A young friend of mine by the name of Mr. Lamoine M. Dowling was in to see me the other day and asked me to write to you in his behalf. He has been a loyal Democrat for the past fifteen years, having been a candidate for Congress in 1942 as well as one of the leaders in our recent state Democratic-Farmer-Labor Convention. Presently, be is the State Director of the Agricultural Census. Mr. Dowling tells me that there may be an opening here in Minnesota with the Bureau of Domestic and Foreign Commerce. I know that this Bureau is under your jurisdiction so I am referring his name to you for consideration. Mr. Dowling is an educated and trained person. He is well respected in this community and is 100% loyalto the Administration. I do not recall the name of the person who is in charge of the Bureau of Domestic and Foreign Commerce at present. However, he is a hold-over from the days of Jesse Jones. I do not know that you contemplate making any change in the local office of the Bureau but if you do and if you feel inclined to investigate the possibilities of the appointment of some local person here in Minneapolis or St. Paul, I would greatly appreciate having you give some consideration to Mr. Lamoine M. Dowling. I am sure be will be writing to you in the near future and will present his record of experience and background. Any information you can give me in regard to this matter will be kept in the strictest confidence.
Again I want to express my sincere congratulations and to wish you the greatest of success. I only hope you are planning on coming out here to Minnesota sometime this summer. If it should happen that I become the mayor, you can rest assured that the welcome you will receive will be a most cordial and gracious one.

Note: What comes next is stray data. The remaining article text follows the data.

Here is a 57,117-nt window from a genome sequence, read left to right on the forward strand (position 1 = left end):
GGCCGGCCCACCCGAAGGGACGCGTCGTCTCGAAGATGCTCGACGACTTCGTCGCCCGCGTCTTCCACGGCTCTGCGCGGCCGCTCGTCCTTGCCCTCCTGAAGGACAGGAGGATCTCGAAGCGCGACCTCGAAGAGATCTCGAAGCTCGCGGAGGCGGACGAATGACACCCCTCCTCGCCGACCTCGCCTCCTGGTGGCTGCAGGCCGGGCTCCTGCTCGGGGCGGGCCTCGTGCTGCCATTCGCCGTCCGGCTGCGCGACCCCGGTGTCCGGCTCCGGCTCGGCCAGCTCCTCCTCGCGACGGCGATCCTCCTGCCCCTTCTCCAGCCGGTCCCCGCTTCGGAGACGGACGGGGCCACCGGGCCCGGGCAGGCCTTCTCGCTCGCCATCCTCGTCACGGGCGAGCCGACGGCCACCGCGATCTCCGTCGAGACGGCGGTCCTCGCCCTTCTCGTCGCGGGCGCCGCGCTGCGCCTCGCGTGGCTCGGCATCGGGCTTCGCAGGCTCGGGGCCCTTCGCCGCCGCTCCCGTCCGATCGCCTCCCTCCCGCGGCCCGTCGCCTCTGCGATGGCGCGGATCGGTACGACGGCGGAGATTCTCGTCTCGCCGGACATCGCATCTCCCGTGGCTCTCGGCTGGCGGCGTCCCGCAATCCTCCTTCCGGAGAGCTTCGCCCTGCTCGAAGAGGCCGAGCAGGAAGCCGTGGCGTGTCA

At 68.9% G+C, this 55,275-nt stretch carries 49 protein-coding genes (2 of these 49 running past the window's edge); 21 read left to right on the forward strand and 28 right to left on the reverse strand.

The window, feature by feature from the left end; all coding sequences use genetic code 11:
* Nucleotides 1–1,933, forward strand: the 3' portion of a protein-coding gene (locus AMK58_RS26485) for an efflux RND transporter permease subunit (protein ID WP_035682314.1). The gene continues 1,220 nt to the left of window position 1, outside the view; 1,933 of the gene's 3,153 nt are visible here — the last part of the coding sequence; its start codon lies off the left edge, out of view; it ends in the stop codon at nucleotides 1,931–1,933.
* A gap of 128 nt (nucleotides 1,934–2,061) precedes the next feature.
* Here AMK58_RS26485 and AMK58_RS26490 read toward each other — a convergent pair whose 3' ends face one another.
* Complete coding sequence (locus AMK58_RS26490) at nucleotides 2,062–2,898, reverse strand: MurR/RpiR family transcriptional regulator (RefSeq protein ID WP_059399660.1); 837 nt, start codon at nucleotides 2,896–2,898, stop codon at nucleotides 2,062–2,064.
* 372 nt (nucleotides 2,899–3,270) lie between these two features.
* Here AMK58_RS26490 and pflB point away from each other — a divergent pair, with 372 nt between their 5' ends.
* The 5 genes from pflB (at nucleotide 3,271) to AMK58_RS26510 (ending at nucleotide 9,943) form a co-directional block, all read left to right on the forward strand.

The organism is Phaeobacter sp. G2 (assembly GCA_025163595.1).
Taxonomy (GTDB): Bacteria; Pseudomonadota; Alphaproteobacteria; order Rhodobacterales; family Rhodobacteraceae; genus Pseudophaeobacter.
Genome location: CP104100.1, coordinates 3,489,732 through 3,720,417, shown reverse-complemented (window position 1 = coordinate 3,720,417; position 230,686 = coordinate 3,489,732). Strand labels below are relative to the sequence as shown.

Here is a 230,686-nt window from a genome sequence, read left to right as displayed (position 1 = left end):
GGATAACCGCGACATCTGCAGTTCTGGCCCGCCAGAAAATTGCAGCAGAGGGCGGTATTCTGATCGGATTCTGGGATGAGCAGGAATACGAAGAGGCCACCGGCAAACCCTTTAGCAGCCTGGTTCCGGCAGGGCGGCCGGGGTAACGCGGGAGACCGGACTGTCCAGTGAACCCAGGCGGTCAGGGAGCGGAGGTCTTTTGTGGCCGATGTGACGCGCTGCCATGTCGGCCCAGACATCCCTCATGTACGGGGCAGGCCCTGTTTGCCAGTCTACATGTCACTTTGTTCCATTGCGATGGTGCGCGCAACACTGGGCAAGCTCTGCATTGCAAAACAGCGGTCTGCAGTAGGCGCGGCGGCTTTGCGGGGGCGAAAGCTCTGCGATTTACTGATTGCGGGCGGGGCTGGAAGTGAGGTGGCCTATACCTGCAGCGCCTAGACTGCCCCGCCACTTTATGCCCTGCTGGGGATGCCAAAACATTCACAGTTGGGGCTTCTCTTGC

Hubert H. Humphrey
[The handwritten postscript:]
5:05 P.M. I've just heard of the death of our great President. May God bless this nation and world.
I scarcely know what to say. It is as if one of my own family had passed away.
If ever we needed men of courage -- stout hearted men, it is now. I simply can't conceal my emotions. How I wish you were at the helm. I know Mr. Truman will rise to the heights of statesmanship so all important in this hour. But, we need you as you have never been needed before. 
At the time he received the above letter, Secretary Wallace was immersed in the study and correspondence involved in his still-new position. Nonetheless, he found time to reply to Humphrey on April 21, 1945, saying, in part,
With you, I share the faith that President Truman will rise to the heights of statesmanship which the present hour requires. He has gotten off to an unusually fine start. 
It is characteristic of Secretary Wallace's correspondence during this period that he emphasizes his support for President Truman. Thus, in addition to the content and timing of the Humphrey letter and postscript, this exchange of letters has additional value for scholars. Wallace's reply provides literal evidence of his loyalty to the early Truman administration. The possibilities of correct insight into this and other aspects of Henry Wallace's career will be immeasurably increased when the indexing of the Henry A. Wallace Manuscript Collection is completed and the papers are opened for scholarly research.
 This collection, which numbers some fifty-four thousand items, is currently being indexed in detail.
 The most detailed account of President Roosevelt's death is Bernard Asbell, When F. D. R. Died (New York, 1961). The details here are taken from Asbell.
 See, for example, Cabell Phillips, The Truman Presidency (New York, 1966), pp. 37-47. Also, John Gunther, Roosevelt in Retrospect (New York, 1950), pp. 347-350.
 Biographical information about Humphrey in this account is taken from Winthrop Griffith, Humphrey -- a Candid Biography (New York, 1965).
 Ellis G. Arnall, Governor of Georgia from 1943 to 1947.
 The original letter is in the Henry A. Wallace Manuscript Collection, Special Collections Dept., The University of Iowa Libraries. It is here published with Mr. Humphreys permission.
 Quoted from a letter in the Wallace Collection and published with permission of the Wallace family.